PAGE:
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When Is It Safe To Return To Play?

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How do I know when my child is safe to return to sport after injury?

It is becoming more and more common for kids today to specialize in a single sport.  This means that kids are playing one sport year-round, often for several hours per week.  They are undergoing significant and repeated stresses on their growing bodies.  This increase in sport specialization may be one reason we are seeing a rise in youth sport injuries in our clinic. 

Often times youth sport injuries can be classified as either traumatic injuries or overuse injuries.  A traumatic injury occurs suddenly such as a ligament sprain, muscle strain, fracture, or brain injury as a result of a fall or collision.  An overuse injury occurs over time and is a result of repetitive micro trauma such as a tendonitis or stress fracture.  Overuse injuries may occur from doing too much of one type of physical activity without rest or from poor technique with repetitive activities like overhand throwing, swinging a golf club, or running.

Physical therapy treatments vary depending on the injury and the child’s symptoms.  It is important to treat not only the injury and symptoms, but also the cause of the injury.  The symptoms may include pain, swelling, limited range of motion, and weakness.  Understanding the cause of the injury may take some time.  For example, it is inappropriate to assess an athlete’s running form if the patient is still limping.  Likewise, if a baseball/softball pitcher has pain and/or limited motion, it would not be beneficial to analyze his/her form with throwing, as it may be compensated.  Therefore, it is necessary to treat all stages of the injury.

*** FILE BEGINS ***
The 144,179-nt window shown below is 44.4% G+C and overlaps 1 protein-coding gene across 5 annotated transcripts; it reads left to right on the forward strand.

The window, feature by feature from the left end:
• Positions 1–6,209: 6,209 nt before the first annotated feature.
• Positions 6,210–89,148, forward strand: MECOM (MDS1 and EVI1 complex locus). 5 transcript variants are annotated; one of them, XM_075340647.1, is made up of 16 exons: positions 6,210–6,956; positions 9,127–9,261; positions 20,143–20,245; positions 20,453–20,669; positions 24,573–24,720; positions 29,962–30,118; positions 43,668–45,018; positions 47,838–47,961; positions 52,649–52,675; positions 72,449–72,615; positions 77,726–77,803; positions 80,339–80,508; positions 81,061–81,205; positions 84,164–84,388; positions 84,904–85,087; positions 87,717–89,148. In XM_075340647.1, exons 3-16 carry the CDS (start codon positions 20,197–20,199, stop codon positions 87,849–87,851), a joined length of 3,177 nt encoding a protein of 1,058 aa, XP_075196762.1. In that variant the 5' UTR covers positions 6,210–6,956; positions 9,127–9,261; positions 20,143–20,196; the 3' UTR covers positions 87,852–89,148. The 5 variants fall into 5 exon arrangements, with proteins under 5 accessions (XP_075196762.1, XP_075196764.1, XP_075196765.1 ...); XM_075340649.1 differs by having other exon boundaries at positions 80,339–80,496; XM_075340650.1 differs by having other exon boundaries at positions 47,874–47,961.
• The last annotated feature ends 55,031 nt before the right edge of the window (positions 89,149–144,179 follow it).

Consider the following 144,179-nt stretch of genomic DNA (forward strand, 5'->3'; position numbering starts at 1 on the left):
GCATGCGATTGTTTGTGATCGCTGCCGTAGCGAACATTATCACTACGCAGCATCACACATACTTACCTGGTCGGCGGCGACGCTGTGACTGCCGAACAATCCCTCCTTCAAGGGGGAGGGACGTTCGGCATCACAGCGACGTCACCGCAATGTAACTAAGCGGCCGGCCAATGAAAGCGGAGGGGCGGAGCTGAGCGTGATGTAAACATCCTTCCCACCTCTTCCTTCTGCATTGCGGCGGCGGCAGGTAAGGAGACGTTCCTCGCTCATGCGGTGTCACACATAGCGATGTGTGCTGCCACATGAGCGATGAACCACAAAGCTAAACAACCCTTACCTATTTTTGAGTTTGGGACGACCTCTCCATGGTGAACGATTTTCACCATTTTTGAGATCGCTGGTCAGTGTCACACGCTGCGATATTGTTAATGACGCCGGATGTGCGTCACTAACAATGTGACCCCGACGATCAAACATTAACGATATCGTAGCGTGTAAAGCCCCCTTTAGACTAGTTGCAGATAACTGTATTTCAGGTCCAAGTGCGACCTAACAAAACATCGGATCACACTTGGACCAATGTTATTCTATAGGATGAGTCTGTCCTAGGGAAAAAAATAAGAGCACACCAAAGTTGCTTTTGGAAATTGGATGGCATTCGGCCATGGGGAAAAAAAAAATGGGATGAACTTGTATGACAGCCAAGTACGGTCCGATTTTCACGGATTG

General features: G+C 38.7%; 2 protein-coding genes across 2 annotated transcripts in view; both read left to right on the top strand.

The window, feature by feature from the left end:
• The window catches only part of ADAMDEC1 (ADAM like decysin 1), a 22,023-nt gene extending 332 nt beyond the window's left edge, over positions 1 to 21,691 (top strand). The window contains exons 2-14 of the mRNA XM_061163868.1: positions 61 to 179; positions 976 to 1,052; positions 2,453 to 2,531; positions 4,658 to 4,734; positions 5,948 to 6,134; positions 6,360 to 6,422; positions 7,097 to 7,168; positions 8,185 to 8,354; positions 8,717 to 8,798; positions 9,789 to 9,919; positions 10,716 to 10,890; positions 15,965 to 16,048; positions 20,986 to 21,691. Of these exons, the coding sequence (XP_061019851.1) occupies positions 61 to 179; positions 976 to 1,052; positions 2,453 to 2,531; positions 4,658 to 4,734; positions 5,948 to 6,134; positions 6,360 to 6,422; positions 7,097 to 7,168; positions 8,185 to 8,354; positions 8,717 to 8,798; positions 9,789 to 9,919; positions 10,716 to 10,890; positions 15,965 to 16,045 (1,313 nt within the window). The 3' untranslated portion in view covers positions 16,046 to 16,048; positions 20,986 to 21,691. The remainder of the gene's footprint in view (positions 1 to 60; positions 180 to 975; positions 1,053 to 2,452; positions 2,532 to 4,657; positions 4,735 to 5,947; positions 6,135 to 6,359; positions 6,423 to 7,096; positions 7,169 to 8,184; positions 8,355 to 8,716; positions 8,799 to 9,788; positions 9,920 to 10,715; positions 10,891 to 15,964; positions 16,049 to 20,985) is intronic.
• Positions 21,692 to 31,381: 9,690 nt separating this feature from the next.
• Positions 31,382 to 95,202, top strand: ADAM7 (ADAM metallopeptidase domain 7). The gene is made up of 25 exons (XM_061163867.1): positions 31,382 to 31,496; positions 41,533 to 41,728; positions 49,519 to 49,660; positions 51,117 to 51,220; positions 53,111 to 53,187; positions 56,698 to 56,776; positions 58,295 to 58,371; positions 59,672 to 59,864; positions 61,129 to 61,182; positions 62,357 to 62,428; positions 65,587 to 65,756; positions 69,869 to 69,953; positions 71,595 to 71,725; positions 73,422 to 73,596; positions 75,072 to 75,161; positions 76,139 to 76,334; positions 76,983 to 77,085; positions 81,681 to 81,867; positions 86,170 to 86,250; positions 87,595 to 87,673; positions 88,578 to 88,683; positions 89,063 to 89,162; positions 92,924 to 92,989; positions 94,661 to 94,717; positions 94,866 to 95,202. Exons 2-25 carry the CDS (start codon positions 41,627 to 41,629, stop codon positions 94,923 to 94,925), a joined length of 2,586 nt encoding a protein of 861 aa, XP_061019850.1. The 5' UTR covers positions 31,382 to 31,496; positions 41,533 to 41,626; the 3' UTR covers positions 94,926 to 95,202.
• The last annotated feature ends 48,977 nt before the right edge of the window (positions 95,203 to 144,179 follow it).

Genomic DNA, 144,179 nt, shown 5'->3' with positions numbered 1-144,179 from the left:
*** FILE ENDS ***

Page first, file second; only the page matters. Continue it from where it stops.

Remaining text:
As patients are progressing and resuming normal daily activities without pain or limitation, physical therapy interventions are tailored to fit the individual’s sport-specific demands.  It is important to understand the athlete’s level of activity (from recreational to elite) and specific demands of the physical activity (running, cutting, jumping, tackling). At this point, focus is on the athlete’s neuromuscular control, balance, coordination, and postural stability.  Retraining the athlete’s awareness, form, and mechanics is necessary to prevent recurrence of injury.  Therapeutic activity progressions should be functional for each specific sport.  This may mean adding speed and plyometric challenges, unlevel surfaces, unexpected perturbations, and sequential movements that challenge the athlete’s core, upper, and lower body simultaneously. 

As these athletes tolerate returning to sport-specific drills and training, with proper form, it is likely time for return to light practice (non-contact).  The next step is full-contact practice with full equipment and game/competition environment.  It should challenge the endurance, power, speed, and effort of the athlete as a game situation would.  Obviously, the next step is full return to play.  It is important that the athlete knows what signs/symptoms to look for when returning to his/her sport, so as to avoid re-injury.  Patient education is necessary at each stage of rehabilitation to give the athlete expectations throughout his/her treatment.  In addition, proper education helps to train and encourage the patient’s body awareness.

Lastly, I believe that the most optimal and efficient outcome is facilitated by open communication between the physical therapist, athlete, parents, caregiver, coach, athletic trainer, and physician 

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